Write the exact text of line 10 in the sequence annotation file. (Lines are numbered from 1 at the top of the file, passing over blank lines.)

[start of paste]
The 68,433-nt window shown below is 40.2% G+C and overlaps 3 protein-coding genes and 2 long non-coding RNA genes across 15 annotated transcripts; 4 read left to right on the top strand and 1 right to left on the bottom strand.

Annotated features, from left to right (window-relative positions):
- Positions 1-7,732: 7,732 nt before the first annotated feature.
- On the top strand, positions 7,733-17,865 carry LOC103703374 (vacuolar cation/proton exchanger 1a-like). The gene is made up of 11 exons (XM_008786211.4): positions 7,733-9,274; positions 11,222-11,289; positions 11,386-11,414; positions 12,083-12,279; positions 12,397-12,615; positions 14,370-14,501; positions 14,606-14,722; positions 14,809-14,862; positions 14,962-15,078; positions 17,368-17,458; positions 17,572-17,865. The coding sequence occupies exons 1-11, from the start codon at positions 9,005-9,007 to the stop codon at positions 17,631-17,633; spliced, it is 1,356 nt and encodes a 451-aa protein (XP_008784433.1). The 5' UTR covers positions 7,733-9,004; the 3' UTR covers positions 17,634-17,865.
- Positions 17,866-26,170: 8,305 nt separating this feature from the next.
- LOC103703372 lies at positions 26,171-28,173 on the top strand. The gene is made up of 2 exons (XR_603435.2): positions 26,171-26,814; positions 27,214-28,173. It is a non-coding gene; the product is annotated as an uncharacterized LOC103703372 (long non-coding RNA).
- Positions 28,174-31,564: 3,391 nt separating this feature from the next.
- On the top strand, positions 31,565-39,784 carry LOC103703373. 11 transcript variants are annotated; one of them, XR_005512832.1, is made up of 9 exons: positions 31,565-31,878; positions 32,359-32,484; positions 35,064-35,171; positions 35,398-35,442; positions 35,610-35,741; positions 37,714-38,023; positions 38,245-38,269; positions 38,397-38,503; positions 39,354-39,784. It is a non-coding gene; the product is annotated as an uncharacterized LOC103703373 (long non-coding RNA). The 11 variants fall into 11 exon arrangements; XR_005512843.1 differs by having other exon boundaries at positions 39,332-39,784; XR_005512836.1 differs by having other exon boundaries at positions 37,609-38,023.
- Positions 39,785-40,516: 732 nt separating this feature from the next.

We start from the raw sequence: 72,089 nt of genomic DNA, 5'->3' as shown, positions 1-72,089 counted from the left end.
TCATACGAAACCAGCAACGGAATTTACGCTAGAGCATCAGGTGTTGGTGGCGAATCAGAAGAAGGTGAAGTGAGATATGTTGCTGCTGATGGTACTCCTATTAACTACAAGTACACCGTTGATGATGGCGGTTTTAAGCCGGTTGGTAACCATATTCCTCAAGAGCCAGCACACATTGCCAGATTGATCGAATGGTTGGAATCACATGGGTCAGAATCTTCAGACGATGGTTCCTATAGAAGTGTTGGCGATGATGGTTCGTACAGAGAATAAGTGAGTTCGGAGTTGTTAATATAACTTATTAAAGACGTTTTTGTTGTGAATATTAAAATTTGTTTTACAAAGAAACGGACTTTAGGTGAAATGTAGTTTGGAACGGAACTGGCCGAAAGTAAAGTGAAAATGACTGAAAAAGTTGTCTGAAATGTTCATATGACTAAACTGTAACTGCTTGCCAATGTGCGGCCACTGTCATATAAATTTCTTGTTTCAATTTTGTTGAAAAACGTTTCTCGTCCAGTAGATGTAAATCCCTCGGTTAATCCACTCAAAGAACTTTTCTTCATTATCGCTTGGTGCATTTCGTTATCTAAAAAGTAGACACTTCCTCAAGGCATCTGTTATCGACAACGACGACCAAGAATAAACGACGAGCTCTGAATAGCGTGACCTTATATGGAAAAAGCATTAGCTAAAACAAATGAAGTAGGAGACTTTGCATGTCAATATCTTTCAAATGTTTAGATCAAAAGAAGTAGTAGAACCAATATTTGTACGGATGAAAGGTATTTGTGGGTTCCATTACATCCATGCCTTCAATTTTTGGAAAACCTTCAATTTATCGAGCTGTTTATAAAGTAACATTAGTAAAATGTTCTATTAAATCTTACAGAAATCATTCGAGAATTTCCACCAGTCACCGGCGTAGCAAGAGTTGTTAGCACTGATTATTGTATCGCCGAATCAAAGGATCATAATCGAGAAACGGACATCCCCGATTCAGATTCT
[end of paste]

We start from the raw sequence: 72,089 nt of genomic DNA, 5'->3' as shown, positions 1-72,089 counted from the left end.